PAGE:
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Hanging Threads

July 27, 2014

I’m a little sad that this short story didn’t go anywhere, but then again in some ways it feels more like the prologue to something larger than it is a stand alone tale.  I don’t know, I thought it worked well on its own but I guess short story markets didn’t think so.  Anyway, it’s set in the same world as ‘Monstrous Races,’ and while I could probably send it out to a few more places, I think it’s best to just put it in the trunk at this point.  I will also mention that there is a third short story set in the same world, though I’m still waiting to hear back from a magazine about it.  Fingers crossed there.

Hanging Threads

Mark T. Hrisho

It was the first time Hamud had entered the room since the screaming began.

Now the spacious room was almost silent. The only sound was the quiet rustling of wind passing through drapes. Hamud’s nose wrinkled as he caught the scent of orange peel and cardamom. It was a foreign scent in this place but it instantly brought him back to the city of Zamakorand. A city he hadn’t seen in nearly five years.

A strong gust blew through the open windows, bringing the smell of sea salt and sewage. They overwhelmed the scents of his homeland but they did nothing to blow away the blood and sweat that had seeped into every corner of the room.

Hamud stepped up to the tall windows and looked out across the sprawling city. His eyes scanned the bay, pausing to watch ships as they glided across the water’s surface. Had it really been five years since the old warrior arrived at the mouth of the Tyrn with his charge?


Hamud had never liked the water.

Zamakorand was a city of the plains. In the warmer months, the thin green streams that wound through it transformed into muddy ruts in the earth and, except for the rainy seasons, they never rose past a man’s knees. During those wet months, people spent as much time as they could in their homes, huddled around fires that kept them warm and dry.

Water brought rust to steel and turned even the most well maintained roads into treacherous footing.

As a warrior, Hamud and water were simply at odds.

It was Fated.

Yet, he had stood on the rolling deck of a ship for three months with seawater soaking his clothes. Winding its way between his skin and armor. This too had been written by the Fates, for Hamud’s life was bound to that of his charge: Igres eber Fira Elahn.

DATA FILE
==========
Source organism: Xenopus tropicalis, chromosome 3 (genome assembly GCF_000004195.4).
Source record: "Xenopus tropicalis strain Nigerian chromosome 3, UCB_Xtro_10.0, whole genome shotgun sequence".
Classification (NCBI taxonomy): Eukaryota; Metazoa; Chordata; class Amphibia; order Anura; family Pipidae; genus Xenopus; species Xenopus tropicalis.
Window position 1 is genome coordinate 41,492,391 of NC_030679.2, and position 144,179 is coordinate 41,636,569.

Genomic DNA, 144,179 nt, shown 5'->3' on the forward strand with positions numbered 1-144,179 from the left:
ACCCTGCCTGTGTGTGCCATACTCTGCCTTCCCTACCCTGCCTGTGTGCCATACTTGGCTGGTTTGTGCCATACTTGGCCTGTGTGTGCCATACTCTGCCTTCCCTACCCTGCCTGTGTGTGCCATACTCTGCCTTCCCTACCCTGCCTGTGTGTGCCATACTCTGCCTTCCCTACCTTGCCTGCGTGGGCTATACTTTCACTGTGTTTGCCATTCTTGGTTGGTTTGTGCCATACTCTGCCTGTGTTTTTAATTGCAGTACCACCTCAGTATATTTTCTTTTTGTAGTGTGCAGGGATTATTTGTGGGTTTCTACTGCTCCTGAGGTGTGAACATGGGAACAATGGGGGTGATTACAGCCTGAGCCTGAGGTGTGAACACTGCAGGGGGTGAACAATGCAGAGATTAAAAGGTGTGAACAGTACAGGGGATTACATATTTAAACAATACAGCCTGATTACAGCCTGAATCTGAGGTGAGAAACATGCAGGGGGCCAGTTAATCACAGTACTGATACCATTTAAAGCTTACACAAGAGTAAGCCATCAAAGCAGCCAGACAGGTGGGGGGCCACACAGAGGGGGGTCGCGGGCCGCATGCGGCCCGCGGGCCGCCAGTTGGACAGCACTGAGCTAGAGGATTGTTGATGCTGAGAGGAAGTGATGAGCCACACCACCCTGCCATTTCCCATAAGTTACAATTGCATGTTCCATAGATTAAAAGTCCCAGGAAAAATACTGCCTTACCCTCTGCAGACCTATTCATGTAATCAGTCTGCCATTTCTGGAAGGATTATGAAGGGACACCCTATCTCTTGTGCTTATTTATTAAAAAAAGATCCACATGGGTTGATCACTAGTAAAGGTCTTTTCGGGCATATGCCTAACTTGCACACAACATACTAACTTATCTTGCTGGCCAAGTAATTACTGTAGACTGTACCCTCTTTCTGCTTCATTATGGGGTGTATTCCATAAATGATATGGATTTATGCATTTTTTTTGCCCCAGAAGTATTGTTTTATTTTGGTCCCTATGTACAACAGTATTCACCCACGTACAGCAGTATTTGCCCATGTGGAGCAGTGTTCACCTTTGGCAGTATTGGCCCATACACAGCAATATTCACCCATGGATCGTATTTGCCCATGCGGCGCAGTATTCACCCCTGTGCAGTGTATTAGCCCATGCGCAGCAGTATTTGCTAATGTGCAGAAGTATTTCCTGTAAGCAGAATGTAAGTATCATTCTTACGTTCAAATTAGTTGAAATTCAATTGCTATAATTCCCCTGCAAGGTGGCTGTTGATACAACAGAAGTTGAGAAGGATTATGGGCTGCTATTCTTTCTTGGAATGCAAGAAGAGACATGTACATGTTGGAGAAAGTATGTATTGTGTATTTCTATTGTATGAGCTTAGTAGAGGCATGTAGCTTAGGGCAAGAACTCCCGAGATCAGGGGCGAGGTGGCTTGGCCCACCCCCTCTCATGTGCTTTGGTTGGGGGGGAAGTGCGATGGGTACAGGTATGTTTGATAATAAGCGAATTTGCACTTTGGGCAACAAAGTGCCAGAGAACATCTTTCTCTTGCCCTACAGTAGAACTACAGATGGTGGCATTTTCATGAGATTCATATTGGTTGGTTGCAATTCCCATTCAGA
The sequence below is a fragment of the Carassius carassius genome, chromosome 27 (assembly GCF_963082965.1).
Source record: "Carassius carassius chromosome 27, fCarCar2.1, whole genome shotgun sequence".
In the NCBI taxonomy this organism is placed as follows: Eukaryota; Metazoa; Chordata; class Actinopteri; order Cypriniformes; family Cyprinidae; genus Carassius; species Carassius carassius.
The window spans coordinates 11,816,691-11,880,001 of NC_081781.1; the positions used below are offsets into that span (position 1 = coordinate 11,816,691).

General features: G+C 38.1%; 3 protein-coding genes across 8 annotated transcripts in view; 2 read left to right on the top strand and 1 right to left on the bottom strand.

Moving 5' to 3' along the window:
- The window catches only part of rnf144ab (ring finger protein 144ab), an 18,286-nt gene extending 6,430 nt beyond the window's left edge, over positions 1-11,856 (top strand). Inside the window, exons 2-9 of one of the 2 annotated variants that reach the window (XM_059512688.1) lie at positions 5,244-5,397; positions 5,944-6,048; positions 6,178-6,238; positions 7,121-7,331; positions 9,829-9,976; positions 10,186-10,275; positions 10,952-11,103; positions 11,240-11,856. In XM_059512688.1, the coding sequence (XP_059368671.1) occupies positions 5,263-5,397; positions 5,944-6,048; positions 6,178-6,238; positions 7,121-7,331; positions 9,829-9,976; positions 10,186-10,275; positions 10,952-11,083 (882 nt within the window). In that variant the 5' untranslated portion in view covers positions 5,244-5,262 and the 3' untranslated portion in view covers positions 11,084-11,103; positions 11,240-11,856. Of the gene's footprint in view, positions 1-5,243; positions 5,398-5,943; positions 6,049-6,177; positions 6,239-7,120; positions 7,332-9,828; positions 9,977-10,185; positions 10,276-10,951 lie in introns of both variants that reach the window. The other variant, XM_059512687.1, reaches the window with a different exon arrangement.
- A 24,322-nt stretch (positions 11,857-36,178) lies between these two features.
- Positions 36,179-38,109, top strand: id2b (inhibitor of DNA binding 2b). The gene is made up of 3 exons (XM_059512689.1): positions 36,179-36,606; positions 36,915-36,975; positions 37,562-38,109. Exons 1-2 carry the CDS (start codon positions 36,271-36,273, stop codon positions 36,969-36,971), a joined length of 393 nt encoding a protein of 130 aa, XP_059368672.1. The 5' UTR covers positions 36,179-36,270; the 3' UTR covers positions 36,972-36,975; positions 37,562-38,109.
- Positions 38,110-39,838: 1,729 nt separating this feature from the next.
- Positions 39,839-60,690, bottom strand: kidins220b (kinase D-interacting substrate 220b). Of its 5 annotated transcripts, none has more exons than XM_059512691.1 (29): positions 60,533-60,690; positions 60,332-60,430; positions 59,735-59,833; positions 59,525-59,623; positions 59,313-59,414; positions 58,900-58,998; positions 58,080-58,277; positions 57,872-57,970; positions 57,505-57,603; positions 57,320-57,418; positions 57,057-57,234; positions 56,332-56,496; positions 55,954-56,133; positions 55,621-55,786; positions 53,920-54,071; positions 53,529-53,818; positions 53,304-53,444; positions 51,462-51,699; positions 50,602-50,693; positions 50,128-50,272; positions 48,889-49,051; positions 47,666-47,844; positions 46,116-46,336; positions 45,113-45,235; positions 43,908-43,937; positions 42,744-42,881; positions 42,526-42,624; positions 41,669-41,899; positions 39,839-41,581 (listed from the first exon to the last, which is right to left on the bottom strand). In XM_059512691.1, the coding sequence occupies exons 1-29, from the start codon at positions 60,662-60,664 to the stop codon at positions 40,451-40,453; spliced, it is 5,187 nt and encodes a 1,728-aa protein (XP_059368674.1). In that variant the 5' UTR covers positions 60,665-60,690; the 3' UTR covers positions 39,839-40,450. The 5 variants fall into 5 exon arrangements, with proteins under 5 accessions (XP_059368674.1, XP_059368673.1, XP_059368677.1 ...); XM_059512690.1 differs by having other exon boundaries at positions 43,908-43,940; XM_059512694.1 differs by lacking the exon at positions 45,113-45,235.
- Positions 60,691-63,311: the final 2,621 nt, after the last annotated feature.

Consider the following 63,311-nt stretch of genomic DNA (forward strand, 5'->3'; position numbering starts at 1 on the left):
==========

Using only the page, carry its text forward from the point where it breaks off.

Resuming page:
Like her mother before her, Igres eber Fira’s role in life was to help cement the business relations of her father, the great trader Fira ebel Abni Elahn. Her mother, Nezki Yo’Huk, had been an Urkoshi Princess, born in a yurt in the wastes far beyond the city of Zamakorand under the watchful eyes of a witch well versed in the Urkoshi’s primitive magics. While Nezki Yo’Huk’s father only saw a child that couldn’t lead war parties or speak at clan councils, the witch saw a girl blessed by the Great Boar or whatever pagan spirit the tribe worshiped.

Nezki was groomed to be married to a great merchant in one of the trade cities. She learned from tutors captured from the countless routes that wound through the wastes between Zamakorand and the lands beyond. Scholars, merchants, and slaves were all her teachers, preparing Nezki for the day when her father found a use for her.

That use was Fira ebel Abni Elahn, a man with vast sums of gold and a love of fast horses.

The trade partnership between the two men was bound by Nezki Yo’Huk’s womanhood and the birth of Igres eber Fira. A child who, much like her mother, was only seen as someone who could not conquer the lands her father dreamed of. She too was taught by the greatest minds that passed through Zamakorand and the countless lands beyond.

Hamud had watched her grow. She learned the skills that were required of a woman with her means. Igres eber Fira could sing, and dance, and speak more tongues than there were stars in the sky. She read books by the dozen, could recite the Three Epic Poems, and knew how to divine the Will of the Fates. She possessed so many skills that Hamud felt embarrassed when he was appointed her bodyguard.

He was a simple slave, chosen at a young age to master of the arts of war. Nowhere near deserving the honor of accompanying such a beauty wherever she went. Yet, there he had gone, always two paces behind Igres eber Fira.

When she was to be sent south, it was Hamud that would accompany her to ensure her safety.

That was why he had stood on the deck of a ship for three months, his eyes always watching the foreign dogs that crewed it. They stunk of sweat, rum, and the sea. Such men could not be trusted with a woman as great as Igres eber Fira Elahn!